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Department of Health and Human Services, Food and Drug Administration, Medical Devices; Exemptions From Premarket Notification; Class II Devices, Docket No. 98N-0015, January 21, 1998
The American Society for Microbiology appreciates the opportunity to submit comments on the Food and Drug Administration (FDA) regulatory Notice published in the Federal Register on January 21, 1998. The ASM is the largest single life science membership organization in the world, representing over 43,000 scientists who work in clinical, public health, research and industrial laboratories. ASM members use the reagents and devices listed in the FDA's Notice on a daily basis and rely on the product's safety and effectiveness to detect and diagnose infectious diseases.
The ASM recommends the FDA remove nine (9) Class II devices from the list of exempted devices. After careful consideration and review, the ASM believes if the FDA exempts the following nine devices it will poses a serious public health hazard and therefore, these serological reagents should not be exempt from Class II review. The following serological reagents fail to meet the criteria for declassification as described in the regulatory notice as 'Limitations on Exemptions'. The following reagents are used to or assist in "screening, diagnosis, or monitoring life threatening diseases". The serological reagents are used to detect and diagnose high risk, sometimes fatal, infectious diseases for which general controls for the device are not possible. Device failure will not be "readily detectable by users by visual examination or other means such as routine testing before causing harm" as stated in the FDA Notice.
866.3060 Blastomyces dermatitidis serological reagents:
866.3085 Brucella spp. serological reagents:
866.3135 Coociodides immitis serological reagents:
866.3320 Histoplasma capsulatum serological reagents:
The above serological reagents are all used to diagnose systemic fungi which causes serious infection in patients. The laboratory professional relies on these reagents to diagnose serious fungal infections which require appropriate anti-fungal therapy. Mis-diagnosis could seriously impact patient health and could cause inappropriate treatment, including unnecessary anti-microbial therapy. In the case of Brucella, failure to accurately diagnose this organism could hamper a public health investigation into a common source outbreak of foodborne disease.
866.3165 Cryptococcus neoformans serological reagents:
This organism causes infections in the immunocomprised (including individuals with acquired human immunodeficiency virus) and can cause meningitis. These types of patients and life threatening situations leave no opportunity to make a wrong decision which could delay treatment or cause inappropriate therapy.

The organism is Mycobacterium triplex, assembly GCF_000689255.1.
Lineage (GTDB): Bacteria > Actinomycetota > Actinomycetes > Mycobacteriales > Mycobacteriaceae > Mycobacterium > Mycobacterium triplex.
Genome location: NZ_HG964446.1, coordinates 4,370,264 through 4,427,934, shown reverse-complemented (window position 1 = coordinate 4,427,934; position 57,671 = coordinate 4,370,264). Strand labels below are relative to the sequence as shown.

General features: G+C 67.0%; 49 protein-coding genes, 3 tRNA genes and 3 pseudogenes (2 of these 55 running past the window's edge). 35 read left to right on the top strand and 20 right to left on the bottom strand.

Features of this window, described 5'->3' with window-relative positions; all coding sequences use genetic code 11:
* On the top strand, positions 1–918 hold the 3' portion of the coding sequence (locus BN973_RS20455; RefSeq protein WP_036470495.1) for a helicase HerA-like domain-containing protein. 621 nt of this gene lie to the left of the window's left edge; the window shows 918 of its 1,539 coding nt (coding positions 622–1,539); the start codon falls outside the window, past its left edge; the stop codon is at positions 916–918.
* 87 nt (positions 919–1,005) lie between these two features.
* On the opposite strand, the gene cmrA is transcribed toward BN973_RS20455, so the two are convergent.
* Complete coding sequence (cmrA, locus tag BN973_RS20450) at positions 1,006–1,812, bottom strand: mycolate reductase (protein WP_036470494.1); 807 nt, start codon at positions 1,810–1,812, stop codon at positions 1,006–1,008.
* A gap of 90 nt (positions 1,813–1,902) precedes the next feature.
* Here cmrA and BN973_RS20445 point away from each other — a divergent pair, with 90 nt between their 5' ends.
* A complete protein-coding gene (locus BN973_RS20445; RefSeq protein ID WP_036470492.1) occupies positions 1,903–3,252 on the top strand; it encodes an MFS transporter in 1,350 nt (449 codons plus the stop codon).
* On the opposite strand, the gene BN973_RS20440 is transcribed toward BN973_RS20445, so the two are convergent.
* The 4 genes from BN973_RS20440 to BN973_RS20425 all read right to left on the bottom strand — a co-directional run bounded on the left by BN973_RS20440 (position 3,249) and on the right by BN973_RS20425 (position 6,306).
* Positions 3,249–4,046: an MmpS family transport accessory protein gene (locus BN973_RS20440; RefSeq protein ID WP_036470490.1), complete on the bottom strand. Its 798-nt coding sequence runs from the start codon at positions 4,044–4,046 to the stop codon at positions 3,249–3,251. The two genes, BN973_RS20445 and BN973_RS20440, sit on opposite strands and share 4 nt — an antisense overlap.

866.3220 Entamoeba histolytica serological reagents:
This organism is responsible for infections in both immunocompetent and immunocomprimised patients and can cause amebic dysentery and potential liver abscess. The laboratory professional relies on these reagents to diagnose potentially serious infection which requires appropriate therapy. Misdiagnosis could lead to serious sequelae for the patient. Results of these procedures are used to differentiate an infectious parasitic process (amebiasis), rather than a tumor or possible bacterial abscess; treatment for these three are quite different.
866.3280 Franciscella tularensis serological reagents:
This organism is difficult to cultivate and is considered a "select infectious agent" by the Centers for Disease Control and Prevention. This serological reagent has to work consistently. Exempting this reagent from a Class II review is risky and could cause potential harm to the laboratory worker. This organism can cause life threatening disease with serious public health consequences.
866.3350 Leptospira spp. serological reagents:
This organism causes serious bacterial disease of the liver and is considered a systemic disease. Class II review is warranted.
866.3460 Rabiesvirus immunofluorescent reagents:
These reagents are critical in both patient care and public health surveillance. Accurate, safe and effective reagents are crucial in the diagnosis of rabies. Inadequate antibody activity could result in death of an individual bitten by a rabid animal and misdiagnosis of rabies could trigger painful and unnecessary vaccination of patients (many of whom are children). Laboratory professionals depend on these reagents to work each and every time and expect the reagents to have gone through appropriate FDA Class II device review.
The ASM understands the FDA's need to respond to the Food and Drug Administration Modernization Act of 1997 and supports the agency's goal to eliminate unnecessary regulatory requirements. However, the ASM urges the FDA to remove the above nine serological reagents from the list of exempted Class II devices to protect the public health as well as ensure the safety of the laboratory professional. The ASM also recommends the FDA seek to communicate the impending changes at FDA with the clinical microbiology community. The ASM concurs with the FDA decision to withhold exemption from antigen detection systems. Thank you for the opportunity to submit comments on this important issue. The ASM would be pleased to work with the FDA as the agency continues to implement the Food and Drug Administration Modernization Act of 1997.